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Steelers may lose, but always act with class

PITTSBURGH -- Dan Rooney walked down the row of lockers in the Pittsburgh Steelers' locker room, patting shoulders, whispering words of consolation, telling the team's distraught players there's always a next year.

It's called class, and Rooney and his organization exemplified it Saturday night, especially in the face of a gut-wrenching 31-29 loss to Jacksonville in the first round of the NFL playoffs.

"Mike did a great job," the Steelers' 75-year-old owner said of 35-year-old Mike Tomlin, who took over as head coach for Bill Cowher, who stepped down exactly a year ago after 15 seasons on the job. "We had the right game plan, we did the right things. We had a lot of guys hurt. We just came out on the wrong side."

The most notable thing the Steelers did right was staying in a game that looked over in the third quarter, when Jacksonville jumped ahead 28-10. The team from the small market with few name players was favored entering the game and played like it, forcing three first-half interceptions from Ben Roethlisberger and getting brilliant play from the mercurial Maurice Jones-Drew.

But Roethlisberger came back, the Jaguars started making mistakes and Pittsburgh got three fourth-quarter touchdowns to go up 29-28; the Steelers failed twice on 2-point conversion attempts, one from the 12-yard line after a penalty on what would have been a successful conversion. They finally lost after Jacksonville quarterback David Garrard's 32-yard run set up Josh Scobee's 25-yard field goal to win it.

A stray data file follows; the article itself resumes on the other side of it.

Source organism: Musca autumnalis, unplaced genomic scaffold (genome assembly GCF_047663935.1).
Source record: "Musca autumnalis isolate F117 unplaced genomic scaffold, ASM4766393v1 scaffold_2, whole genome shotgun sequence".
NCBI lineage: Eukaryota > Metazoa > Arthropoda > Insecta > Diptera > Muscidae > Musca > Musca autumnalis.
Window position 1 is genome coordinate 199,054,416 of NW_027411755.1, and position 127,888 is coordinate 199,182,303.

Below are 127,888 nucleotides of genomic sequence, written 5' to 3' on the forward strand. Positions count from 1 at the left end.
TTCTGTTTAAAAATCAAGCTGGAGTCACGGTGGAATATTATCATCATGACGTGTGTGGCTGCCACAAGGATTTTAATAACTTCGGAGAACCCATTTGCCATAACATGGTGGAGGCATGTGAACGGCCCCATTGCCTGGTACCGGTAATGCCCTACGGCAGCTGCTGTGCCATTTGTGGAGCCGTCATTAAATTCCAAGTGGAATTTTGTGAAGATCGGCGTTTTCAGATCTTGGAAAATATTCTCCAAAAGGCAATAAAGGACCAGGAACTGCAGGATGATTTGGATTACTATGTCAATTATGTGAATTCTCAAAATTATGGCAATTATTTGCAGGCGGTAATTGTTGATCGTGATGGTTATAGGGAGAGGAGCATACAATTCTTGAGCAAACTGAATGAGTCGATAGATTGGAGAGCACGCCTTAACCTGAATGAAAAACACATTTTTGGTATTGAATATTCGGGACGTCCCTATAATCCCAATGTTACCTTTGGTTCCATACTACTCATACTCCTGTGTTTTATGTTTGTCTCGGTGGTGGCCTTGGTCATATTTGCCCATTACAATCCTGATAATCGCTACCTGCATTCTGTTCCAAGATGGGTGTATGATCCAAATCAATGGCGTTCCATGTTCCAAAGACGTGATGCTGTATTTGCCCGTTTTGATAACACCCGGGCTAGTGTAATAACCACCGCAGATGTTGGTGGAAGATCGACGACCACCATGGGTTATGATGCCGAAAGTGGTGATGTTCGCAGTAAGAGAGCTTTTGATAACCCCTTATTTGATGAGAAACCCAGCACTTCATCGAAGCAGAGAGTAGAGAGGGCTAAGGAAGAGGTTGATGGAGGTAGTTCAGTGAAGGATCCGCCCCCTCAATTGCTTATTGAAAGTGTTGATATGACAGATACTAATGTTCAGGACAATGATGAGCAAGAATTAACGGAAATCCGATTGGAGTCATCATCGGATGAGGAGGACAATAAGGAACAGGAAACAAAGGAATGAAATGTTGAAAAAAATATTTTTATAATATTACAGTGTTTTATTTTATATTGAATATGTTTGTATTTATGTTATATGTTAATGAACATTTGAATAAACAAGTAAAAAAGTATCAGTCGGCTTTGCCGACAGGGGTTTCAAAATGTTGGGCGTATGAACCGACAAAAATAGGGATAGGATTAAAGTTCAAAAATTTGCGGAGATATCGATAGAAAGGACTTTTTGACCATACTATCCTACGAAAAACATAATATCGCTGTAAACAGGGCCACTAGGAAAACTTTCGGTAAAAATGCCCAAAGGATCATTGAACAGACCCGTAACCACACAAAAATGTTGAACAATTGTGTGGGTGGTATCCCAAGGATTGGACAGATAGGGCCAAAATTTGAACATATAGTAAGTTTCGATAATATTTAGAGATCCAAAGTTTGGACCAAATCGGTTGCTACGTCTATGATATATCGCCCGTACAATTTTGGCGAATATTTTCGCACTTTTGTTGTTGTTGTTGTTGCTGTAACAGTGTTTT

The Steelers were underdogs for an obvious reason: injuries to star running back Willie Parker, defensive end Aaron Smith, and offensive tackles Marvel Smith and Max Starks. Safety Troy Polamalu was at less than full strength. That was enough to make the Jaguars a favorite over a team that is one of the league's most storied franchises, and a strong home team.

David was favored over Goliath, but had to work hard to advance to the next round.

Pittsburgh's sophisticated fans understood that, and so did Rooney.

"We did OK," he said after he finished consoling his players, one by one. "We did the best we could with what we had and we never quit. That counts for a lot."

Rooney wasn't the only one who understood that sometimes things go right and more often they go wrong. It was, after all, just two seasons ago that the Steelers won their fifth Super Bowl, doing it as a wild-card entry, getting hot when it counted the most. That year, they won their final four games just to get into the playoffs, then four more in the postseason.

"There are 31 teams that end the season unhappy," said linebacker James Farrior. "They just made a few more plays than we did. You stay disappointed for a while and then you start to get ready for next season. That's all we can do."

Even the fans seemed to understand.

A few grumbled as they were interviewed by local television as they exited Heinz Field. A few questioned why Tomlin tried a 2-point conversion twice: if he'd kicked both times and the game finished as it did, it would have been tied at 31 and headed for overtime.

Many people put it in the same perspective exhibited by Rooney and his son, team president Art Rooney II.

"It's tough to lose," the younger Rooney said. "It always is. But it's the way this league can be. A lot of teams wouldn't have come back the way we did."


And a lot of teams wouldn't have lost with such class.

Almost all of them, in fact.

Copyright 2007 by The Associated Press

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